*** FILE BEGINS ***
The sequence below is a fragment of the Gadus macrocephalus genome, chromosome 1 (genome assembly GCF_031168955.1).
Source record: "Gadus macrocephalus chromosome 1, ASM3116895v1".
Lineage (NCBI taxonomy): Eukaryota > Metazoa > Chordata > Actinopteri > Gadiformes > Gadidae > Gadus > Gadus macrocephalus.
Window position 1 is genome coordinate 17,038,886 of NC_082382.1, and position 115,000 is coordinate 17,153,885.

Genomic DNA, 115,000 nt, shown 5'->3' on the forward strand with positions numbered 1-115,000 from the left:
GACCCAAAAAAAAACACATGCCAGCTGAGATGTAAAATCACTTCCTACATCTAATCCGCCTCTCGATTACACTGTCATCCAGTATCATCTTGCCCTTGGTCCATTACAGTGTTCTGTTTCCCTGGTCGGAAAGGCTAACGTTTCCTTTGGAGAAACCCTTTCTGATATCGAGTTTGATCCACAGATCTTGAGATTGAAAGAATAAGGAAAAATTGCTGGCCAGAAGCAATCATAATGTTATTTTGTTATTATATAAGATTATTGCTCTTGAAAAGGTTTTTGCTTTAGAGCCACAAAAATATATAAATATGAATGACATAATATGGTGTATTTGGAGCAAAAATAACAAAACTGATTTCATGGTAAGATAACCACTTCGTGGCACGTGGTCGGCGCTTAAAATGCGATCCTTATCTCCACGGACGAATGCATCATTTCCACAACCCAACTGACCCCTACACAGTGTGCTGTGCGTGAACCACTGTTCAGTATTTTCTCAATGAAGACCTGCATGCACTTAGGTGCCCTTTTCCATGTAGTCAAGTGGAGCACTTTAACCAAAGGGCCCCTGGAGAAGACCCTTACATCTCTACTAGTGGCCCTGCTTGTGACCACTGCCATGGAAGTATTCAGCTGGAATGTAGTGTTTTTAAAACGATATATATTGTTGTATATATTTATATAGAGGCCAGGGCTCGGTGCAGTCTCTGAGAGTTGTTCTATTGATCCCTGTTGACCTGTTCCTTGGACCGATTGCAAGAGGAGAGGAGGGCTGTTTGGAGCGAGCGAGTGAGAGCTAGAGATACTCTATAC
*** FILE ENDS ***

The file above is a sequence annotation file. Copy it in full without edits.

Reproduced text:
The sequence below is a fragment of the Gadus macrocephalus genome, chromosome 1 (genome assembly GCF_031168955.1).
Source record: "Gadus macrocephalus chromosome 1, ASM3116895v1".
Lineage (NCBI taxonomy): Eukaryota > Metazoa > Chordata > Actinopteri > Gadiformes > Gadidae > Gadus > Gadus macrocephalus.
Window position 1 is genome coordinate 17,038,886 of NC_082382.1, and position 115,000 is coordinate 17,153,885.

Genomic DNA, 115,000 nt, shown 5'->3' on the forward strand with positions numbered 1-115,000 from the left:
GACCCAAAAAAAAACACATGCCAGCTGAGATGTAAAATCACTTCCTACATCTAATCCGCCTCTCGATTACACTGTCATCCAGTATCATCTTGCCCTTGGTCCATTACAGTGTTCTGTTTCCCTGGTCGGAAAGGCTAACGTTTCCTTTGGAGAAACCCTTTCTGATATCGAGTTTGATCCACAGATCTTGAGATTGAAAGAATAAGGAAAAATTGCTGGCCAGAAGCAATCATAATGTTATTTTGTTATTATATAAGATTATTGCTCTTGAAAAGGTTTTTGCTTTAGAGCCACAAAAATATATAAATATGAATGACATAATATGGTGTATTTGGAGCAAAAATAACAAAACTGATTTCATGGTAAGATAACCACTTCGTGGCACGTGGTCGGCGCTTAAAATGCGATCCTTATCTCCACGGACGAATGCATCATTTCCACAACCCAACTGACCCCTACACAGTGTGCTGTGCGTGAACCACTGTTCAGTATTTTCTCAATGAAGACCTGCATGCACTTAGGTGCCCTTTTCCATGTAGTCAAGTGGAGCACTTTAACCAAAGGGCCCCTGGAGAAGACCCTTACATCTCTACTAGTGGCCCTGCTTGTGACCACTGCCATGGAAGTATTCAGCTGGAATGTAGTGTTTTTAAAACGATATATATTGTTGTATATATTTATATAGAGGCCAGGGCTCGGTGCAGTCTCTGAGAGTTGTTCTATTGATCCCTGTTGACCTGTTCCTTGGACCGATTGCAAGAGGAGAGGAGGGCTGTTTGGAGCGAGCGAGTGAGAGCTAGAGATACTCTATAC